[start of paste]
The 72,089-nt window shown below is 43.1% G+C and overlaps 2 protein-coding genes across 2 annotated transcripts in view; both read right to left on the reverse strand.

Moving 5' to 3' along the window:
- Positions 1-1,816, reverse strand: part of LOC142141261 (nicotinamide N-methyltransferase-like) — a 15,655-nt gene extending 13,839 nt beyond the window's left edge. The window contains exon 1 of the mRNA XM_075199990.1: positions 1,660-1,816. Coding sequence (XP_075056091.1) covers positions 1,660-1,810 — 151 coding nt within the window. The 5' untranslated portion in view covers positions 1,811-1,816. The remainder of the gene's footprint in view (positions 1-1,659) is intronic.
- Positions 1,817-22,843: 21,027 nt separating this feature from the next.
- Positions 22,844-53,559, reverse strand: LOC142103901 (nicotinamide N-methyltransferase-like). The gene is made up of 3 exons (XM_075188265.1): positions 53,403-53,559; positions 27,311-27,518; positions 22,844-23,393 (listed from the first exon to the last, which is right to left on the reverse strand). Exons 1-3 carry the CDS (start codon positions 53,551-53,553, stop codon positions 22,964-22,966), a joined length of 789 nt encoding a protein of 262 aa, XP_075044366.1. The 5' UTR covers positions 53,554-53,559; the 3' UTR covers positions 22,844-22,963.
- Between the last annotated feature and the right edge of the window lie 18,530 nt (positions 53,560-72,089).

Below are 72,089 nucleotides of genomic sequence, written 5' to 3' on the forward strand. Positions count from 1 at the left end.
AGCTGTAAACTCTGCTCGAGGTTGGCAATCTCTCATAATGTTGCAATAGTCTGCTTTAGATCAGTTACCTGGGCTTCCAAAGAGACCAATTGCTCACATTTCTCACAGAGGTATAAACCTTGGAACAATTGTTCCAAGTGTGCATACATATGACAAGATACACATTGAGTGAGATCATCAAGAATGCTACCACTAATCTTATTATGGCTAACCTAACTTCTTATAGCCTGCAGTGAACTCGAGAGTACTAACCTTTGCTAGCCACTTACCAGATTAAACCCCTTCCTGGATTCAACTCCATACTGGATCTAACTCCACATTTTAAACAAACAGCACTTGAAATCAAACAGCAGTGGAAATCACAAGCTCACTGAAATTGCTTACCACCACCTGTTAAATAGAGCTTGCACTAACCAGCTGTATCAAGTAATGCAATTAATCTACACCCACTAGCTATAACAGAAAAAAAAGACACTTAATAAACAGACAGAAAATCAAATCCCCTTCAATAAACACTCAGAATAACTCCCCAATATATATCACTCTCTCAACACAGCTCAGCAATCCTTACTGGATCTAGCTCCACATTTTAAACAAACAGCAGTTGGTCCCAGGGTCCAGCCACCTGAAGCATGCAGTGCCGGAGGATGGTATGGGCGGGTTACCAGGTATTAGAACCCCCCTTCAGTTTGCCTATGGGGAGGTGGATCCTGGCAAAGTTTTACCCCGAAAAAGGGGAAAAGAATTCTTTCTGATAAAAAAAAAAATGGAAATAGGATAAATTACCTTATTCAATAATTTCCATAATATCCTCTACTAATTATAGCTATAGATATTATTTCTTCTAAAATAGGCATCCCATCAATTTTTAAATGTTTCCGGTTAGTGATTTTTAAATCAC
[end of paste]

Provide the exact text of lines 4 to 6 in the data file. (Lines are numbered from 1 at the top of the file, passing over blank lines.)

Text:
- Positions 1,817-22,843: 21,027 nt separating this feature from the next.
- Positions 22,844-53,559, reverse strand: LOC142103901 (nicotinamide N-methyltransferase-like). The gene is made up of 3 exons (XM_075188265.1): positions 53,403-53,559; positions 27,311-27,518; positions 22,844-23,393 (listed from the first exon to the last, which is right to left on the reverse strand). Exons 1-3 carry the CDS (start codon positions 53,551-53,553, stop codon positions 22,964-22,966), a joined length of 789 nt encoding a protein of 262 aa, XP_075044366.1. The 5' UTR covers positions 53,554-53,559; the 3' UTR covers positions 22,844-22,963.
- Between the last annotated feature and the right edge of the window lie 18,530 nt (positions 53,560-72,089).